May not be worth the expense and/or time..


Just my $0.02...

What kind of wimpy logic is that. Think Tim on Tool Time. More power!



I have not ever heard a bi-amp system, but logic and math have always suggested it's not a great use of money. That's just my own opinion/logic.
 

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I certainly don't claim to be any kind of authority on the subject, so I thought I'd pass this along FWIW -


Passive bi-amping is known in some audio circles as "fools bi-amping". It is claimed that any power increase that you'd hope to realize is dissapated (as heat) in the built-in crossover before it ever gets to the speaker.


It has been pointed out that speaker manufacturers started incorporating dual binding posts with removable straps as a sales gimmick when some "audiophiles" began to employ the highly questionable practice of "bi-wiring". After that it was only a quick and easy jump to passive bi-amping.


A fool and his money...... etc., etc.


Attention True Believers: I've posted this for informational purposes only. I don't have a dog in this fight.


Cheers,

SB
 

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I have heard a number of actively bi-amped systems, from consumer to pro (many if not most pro sound reinforcement systems are bi-amped) and it makes a significant difference to me given the right system and room. However, unless there's a real requirement, and you have a system that will benefit, I wouldn't put forth the effort. With my present system and room I don't see myself bi-amping my Maggies again, partly because I have more than enough power on tap and the system sounds good enough to me as-is. Plus, I haven't the time, funds, or inclination to rebuild my old tube gear (gradually selling it off). Generally speaking, I agree with the reservations stated above. YMMV.


I was lucky that my Magnepans could use a pretty low-order network so my last personal bi-amped system used a passive line-level crossover with Counterpoint SA-220 on the bottom and Audio Research D-79 on top driving my MG-IIIa's. I built the crossover network into my preamp (Audio Research SP3a1), using both pairs of outputs. Whether you can get away with a passive network depends on the speakers and electronic components (for a variety of reasons).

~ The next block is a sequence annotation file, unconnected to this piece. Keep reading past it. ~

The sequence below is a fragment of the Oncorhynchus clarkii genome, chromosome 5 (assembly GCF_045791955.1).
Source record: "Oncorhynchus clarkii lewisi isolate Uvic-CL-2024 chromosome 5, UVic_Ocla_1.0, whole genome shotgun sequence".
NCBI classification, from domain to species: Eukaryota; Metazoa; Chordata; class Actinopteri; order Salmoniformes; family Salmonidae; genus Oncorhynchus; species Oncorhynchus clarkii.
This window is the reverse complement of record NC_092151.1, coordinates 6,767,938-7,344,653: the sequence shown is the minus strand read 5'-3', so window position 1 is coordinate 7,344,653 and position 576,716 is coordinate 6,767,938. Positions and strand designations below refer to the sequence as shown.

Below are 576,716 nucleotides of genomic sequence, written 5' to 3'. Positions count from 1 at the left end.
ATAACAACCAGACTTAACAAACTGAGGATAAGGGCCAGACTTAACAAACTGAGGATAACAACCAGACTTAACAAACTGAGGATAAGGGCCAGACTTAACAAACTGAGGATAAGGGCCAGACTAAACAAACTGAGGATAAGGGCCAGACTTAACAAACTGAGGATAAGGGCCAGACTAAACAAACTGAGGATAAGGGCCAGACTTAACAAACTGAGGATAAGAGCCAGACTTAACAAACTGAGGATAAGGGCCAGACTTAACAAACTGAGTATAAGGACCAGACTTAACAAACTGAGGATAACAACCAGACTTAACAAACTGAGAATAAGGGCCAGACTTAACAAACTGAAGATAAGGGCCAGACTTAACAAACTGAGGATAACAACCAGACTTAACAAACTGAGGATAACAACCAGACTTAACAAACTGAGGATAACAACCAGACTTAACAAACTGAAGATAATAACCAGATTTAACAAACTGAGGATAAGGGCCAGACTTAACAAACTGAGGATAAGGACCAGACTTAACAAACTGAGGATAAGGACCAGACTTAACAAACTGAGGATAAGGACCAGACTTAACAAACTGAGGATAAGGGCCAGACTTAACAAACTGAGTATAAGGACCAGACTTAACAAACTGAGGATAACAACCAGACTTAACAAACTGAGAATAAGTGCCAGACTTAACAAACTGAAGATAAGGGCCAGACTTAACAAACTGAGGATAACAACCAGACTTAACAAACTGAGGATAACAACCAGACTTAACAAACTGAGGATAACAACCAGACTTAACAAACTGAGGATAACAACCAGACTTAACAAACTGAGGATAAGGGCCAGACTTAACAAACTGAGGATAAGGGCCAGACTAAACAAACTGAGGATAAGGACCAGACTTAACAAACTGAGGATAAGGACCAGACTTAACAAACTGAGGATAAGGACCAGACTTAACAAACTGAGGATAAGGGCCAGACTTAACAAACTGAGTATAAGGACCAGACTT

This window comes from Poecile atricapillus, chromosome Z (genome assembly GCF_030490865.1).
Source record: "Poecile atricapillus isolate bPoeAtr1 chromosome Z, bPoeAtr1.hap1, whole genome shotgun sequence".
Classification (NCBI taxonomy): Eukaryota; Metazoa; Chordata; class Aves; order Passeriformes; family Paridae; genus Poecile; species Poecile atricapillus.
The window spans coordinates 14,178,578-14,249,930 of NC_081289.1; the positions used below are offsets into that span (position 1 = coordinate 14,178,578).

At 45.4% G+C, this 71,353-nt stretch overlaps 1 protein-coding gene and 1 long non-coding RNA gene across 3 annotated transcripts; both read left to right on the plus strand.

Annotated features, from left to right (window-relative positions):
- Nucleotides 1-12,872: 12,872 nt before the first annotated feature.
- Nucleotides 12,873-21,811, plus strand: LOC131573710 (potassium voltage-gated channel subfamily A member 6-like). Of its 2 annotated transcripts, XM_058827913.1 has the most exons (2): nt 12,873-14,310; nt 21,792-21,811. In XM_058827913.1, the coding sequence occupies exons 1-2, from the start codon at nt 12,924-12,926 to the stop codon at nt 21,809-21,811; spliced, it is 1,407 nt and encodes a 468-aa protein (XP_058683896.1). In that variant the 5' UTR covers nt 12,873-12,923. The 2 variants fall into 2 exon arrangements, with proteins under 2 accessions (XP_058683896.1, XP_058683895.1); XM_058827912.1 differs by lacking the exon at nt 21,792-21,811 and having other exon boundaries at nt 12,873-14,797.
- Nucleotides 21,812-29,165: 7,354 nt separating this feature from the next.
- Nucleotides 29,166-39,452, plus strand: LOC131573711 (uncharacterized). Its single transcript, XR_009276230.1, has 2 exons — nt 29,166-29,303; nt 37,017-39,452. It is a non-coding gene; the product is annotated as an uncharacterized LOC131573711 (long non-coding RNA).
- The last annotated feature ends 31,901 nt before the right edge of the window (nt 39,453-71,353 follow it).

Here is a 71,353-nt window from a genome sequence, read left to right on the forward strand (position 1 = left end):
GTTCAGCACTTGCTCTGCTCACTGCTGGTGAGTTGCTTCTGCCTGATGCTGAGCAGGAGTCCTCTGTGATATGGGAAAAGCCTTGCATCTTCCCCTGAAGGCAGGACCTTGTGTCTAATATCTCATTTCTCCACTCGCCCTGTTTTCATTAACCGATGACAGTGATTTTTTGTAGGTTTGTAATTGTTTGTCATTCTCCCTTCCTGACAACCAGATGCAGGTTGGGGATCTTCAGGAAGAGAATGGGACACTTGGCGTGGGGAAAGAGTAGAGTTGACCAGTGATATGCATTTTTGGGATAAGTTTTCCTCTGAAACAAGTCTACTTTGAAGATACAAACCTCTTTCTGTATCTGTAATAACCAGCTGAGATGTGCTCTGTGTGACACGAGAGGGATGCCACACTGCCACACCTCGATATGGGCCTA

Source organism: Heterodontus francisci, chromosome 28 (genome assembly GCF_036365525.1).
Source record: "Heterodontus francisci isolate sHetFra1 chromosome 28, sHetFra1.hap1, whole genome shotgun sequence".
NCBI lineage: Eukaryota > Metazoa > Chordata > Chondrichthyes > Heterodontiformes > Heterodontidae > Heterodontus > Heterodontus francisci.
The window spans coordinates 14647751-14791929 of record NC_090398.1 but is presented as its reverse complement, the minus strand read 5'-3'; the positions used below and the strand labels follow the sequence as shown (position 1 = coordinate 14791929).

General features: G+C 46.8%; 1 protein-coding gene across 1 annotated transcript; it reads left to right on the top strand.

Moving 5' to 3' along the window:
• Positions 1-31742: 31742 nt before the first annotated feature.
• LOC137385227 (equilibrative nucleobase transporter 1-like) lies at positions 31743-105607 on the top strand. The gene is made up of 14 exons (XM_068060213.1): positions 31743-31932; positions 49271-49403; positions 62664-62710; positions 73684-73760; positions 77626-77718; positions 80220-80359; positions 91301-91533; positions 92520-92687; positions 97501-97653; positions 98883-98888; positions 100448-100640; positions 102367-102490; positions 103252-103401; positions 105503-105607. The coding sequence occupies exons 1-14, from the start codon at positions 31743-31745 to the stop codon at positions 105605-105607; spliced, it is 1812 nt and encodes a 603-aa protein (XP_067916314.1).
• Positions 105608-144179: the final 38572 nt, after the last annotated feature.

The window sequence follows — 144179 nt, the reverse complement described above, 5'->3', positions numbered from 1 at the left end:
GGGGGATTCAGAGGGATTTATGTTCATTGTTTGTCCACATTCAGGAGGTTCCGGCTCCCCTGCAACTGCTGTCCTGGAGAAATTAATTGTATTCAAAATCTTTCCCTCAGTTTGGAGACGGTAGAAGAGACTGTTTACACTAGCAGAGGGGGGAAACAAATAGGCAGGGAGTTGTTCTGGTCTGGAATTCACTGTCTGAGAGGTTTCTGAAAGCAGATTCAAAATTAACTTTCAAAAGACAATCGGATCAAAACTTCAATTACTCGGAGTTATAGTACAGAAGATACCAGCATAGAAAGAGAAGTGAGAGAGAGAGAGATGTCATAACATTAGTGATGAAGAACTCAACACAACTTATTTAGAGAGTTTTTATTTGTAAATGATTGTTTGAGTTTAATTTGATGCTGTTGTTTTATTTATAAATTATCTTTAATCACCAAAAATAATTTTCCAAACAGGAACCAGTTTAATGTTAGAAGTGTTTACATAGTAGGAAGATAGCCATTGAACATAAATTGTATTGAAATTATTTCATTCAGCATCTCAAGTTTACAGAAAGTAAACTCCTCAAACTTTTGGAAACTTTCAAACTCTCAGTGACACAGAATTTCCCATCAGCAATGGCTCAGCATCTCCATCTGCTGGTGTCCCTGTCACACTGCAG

Passive bi-amping strikes me as a waste of time, money and effort but opinions vary.


FWIWFM - Don
 

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Quote:
Originally Posted by MichaelJHuman /forum/post/19649869


What kind of wimpy logic is that. Think Tim on Tool Time. More power!



I have not ever heard a bi-amp system, but logic and math have always suggested it's not a great use of money. That's just my own opinion/logic.

Its really not about power..

Keep in mind, How much power can a mid-range driver or tweeter handle?


We have designed/built both bi-amped and tri-amped systems mainly for Pro-Audio & Studio applications....

By selecting specific amplifiers for each frequency range, each can be optimized such as:
a. A high current/high power for the bass with a high damping factor
b. Less power but good linear, frequency response for the mid-range
c. Again less power, but excellant transient response for the high frequencies


Another advantage is removing the distortion of the traditional, passive x-overs and replacing with an electronic X-over with low distortion and flexible filter & frequency settings.


But for consumer home theater systems, which are already typically bi-amped with a subwoofer/satellite. I would be apprehensive for any claims of its sonic benefits..